Acuity: The Critical Measure in Navigation

June 2020 Vol 11, No 6



One of the top questions posed to members of the leadership team at the Academy of Oncology Nurse & Patient Navigators (AONN+) is: “What is the caseload that oncology navigators should be carrying?” According to Danelle Johnston, MSN, RN, HON-ONN-CG, OCN, when the leadership team ultimately realized they did not have a good answer to that question, they identified the need for a navigation acuity tool.

AONN+, in collaboration with Astellas US, LLC, has been working for over a year to develop an acuity tool for oncology navigation. The AONN+ National Navigation Acuity Team, comprising 11 women, report that “when finalized, the acuity tool is expected to help oncology navigators characterize the intensity of the patient navigation workload, aid in the allocation of resources, and measure the effectiveness of navigation on patient outcomes. The acuity tool may also support and enhance the effectiveness of oncology navigators through patient-centric evidence-based methods that may have the potential to decrease the overall cost of care.”

At the AONN+ 10th Annual Navigation & Survivorship Conference, Ms Johnston, Chief Nursing Officer and Senior Director of Strategic Planning & Initiatives at The Lynx Group, along with 2 other members of the National Navigation Acuity Team—Cheryl Bellomo, MSN, RN, OCN, HON-ONN-CG, and Wendy Latash, PhD—explained the rationale behind the development of such a navigation acuity tool and brought attendees up to speed on the team’s progress.

First Steps: Developing the Tool

“There are only so many of us in our institutions, and we know that patients are going to keep coming,” said Ms Bellomo, an oncology nurse navigator at Intermountain Cancer Center at Cedar City Hospital. “So how do we balance that workload while also remembering that not all oncology patients are the same?”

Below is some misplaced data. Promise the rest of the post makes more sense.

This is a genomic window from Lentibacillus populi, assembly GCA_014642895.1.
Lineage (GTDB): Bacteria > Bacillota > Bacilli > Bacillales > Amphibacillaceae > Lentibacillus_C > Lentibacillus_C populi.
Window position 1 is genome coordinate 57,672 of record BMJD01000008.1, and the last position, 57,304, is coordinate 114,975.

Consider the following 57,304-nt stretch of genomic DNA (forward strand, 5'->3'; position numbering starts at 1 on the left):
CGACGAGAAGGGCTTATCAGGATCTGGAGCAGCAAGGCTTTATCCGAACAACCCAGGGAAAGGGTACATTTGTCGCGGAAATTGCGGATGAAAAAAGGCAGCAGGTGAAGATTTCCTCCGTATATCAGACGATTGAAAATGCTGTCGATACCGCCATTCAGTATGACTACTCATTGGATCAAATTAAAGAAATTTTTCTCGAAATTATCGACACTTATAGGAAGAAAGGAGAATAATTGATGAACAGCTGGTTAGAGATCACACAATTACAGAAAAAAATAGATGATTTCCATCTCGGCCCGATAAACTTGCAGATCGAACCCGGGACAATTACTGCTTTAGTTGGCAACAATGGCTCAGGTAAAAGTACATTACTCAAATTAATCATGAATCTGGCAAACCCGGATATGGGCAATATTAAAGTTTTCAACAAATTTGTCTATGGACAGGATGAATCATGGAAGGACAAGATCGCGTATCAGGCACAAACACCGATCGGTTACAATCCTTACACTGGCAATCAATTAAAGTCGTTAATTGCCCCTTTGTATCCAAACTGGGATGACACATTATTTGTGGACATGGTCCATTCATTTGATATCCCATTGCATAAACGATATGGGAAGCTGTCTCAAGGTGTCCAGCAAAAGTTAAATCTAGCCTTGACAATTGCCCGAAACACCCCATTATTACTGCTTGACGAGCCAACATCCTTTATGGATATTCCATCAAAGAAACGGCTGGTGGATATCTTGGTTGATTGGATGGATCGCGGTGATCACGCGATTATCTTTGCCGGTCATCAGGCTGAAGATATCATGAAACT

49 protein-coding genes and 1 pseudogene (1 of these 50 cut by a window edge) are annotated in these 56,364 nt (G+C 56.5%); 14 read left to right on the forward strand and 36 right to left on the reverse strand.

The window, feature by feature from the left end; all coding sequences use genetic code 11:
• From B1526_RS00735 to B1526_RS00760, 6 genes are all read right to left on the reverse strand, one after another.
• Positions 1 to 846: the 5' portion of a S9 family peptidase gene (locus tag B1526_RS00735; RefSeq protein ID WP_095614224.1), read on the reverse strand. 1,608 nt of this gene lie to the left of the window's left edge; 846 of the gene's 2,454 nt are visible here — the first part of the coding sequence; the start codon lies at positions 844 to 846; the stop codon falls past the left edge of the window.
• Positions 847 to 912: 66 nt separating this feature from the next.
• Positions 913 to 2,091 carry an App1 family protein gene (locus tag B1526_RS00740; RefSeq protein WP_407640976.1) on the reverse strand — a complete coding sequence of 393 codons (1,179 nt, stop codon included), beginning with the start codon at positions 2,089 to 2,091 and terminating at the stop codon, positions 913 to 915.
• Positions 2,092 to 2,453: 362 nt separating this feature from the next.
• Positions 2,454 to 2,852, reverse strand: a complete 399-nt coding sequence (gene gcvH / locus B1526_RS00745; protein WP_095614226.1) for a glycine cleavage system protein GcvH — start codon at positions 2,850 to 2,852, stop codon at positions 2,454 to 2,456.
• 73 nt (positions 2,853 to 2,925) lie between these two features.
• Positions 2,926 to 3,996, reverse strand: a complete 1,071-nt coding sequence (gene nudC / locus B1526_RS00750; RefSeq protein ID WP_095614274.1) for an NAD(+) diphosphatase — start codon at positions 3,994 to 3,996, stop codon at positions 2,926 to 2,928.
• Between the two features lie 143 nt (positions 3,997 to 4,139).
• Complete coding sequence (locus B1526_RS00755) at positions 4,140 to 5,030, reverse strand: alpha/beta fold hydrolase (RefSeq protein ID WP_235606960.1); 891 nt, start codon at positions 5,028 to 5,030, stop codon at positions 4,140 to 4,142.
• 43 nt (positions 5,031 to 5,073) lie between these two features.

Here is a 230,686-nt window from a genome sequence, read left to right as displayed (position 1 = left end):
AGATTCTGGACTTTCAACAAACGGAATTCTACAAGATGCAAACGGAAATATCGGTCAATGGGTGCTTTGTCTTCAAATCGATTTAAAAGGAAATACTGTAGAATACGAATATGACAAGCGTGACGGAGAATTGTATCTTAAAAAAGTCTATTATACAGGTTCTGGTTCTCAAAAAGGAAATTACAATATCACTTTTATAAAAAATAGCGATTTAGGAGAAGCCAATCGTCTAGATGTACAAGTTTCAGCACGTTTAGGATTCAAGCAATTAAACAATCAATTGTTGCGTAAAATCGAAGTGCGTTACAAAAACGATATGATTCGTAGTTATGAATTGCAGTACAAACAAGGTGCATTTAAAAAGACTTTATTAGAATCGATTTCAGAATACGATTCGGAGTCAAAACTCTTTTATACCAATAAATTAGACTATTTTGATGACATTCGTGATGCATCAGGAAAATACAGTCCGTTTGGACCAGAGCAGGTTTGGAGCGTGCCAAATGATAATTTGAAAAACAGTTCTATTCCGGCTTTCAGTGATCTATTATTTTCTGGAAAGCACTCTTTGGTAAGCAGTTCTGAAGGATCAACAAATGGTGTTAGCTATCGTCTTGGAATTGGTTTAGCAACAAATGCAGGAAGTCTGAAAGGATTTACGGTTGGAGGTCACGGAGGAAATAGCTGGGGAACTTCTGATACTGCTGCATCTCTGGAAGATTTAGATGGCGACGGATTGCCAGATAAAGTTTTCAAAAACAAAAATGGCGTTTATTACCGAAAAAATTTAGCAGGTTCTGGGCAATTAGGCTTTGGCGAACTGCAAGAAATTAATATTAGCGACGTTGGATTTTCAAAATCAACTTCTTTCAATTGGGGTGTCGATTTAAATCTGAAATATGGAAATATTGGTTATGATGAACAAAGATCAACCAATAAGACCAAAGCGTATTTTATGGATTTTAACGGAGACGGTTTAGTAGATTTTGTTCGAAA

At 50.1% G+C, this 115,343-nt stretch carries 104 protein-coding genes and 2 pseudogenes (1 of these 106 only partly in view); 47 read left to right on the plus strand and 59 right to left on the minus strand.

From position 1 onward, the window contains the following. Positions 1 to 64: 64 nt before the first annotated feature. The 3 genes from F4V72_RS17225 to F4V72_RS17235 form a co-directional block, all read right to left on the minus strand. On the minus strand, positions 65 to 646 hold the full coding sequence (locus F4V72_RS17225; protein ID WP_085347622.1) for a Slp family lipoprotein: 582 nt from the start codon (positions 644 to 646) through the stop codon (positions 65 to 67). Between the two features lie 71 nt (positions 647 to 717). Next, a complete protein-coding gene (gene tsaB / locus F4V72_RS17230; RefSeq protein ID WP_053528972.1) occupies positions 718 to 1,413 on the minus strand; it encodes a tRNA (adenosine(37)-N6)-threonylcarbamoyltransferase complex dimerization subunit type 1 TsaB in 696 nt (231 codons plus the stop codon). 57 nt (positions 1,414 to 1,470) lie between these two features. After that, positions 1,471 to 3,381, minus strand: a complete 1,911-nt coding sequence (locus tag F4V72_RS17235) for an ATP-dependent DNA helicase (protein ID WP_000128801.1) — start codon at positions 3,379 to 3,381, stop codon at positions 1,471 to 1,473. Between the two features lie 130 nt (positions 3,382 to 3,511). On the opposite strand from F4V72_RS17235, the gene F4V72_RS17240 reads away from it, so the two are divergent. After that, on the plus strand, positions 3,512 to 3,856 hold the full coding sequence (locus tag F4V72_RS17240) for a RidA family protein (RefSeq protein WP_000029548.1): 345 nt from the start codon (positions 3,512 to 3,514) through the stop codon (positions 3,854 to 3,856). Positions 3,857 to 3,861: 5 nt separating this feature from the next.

The answer, she says, is with a standardized acuity tool that assesses, addresses, and measures patient barriers and distress, improves access to safe, effective, and efficient care, and helps patients adhere to their treatment (in turn, improving patient experience and clinical outcomes and increasing return on investment).

“This initial body of work began when we identified the need to define acuity in navigation. We know this is important work, and it has been reinforced by the work we’ve been doing with our metrics study,” said Ms Johnston. “We have identified that this is a significant need.”

The team first conducted an exhaustive literature review to provide an evidence base for the development of a navigation-specific patient acuity tool. They wanted to ensure the tool could be implemented across all navigation settings and roles and be easily incorporated into existing practices by a navigation team (without creating any additional burden). They agreed the tool should also support sustainability for various navigation programs, while also supporting the national guidelines and the AONN+ navigation metrics.

Defining Patient Acuity

Acuity was defined by Brennan and Daly1 in 2009 as “a measure of the severity of illness of a patient and the intensity of the nursing care that the patient requires.” According to Ms Bellomo, “severity” and “intensity” are the words to remember here.

The acuity team applied that definition to the field of navigation and ultimately defined oncology navigation acuity as a measure of patient distress, medical and psychosocial barriers (ie, financial toxicity, comorbidities, lack of family support), and the complexity of illness and social determinants that indicate the need for the intensity of subsequent navigator interventions across the care continuum. Though related, acuity is not productivity, she pointed out. Productivity refers to how often the activities within a workload occur, whereas acuity refers to the appropriate assignment of navigation needs based on patients’ complexity.

“‘Distress’ in this definition equates to the ‘intensity’ in Brennan and Daly’s definition, while ‘barriers’ correlate to those severity factors,” said Ms Bellomo. “These can all serve to indicate the complexity and the workload of the navigator.”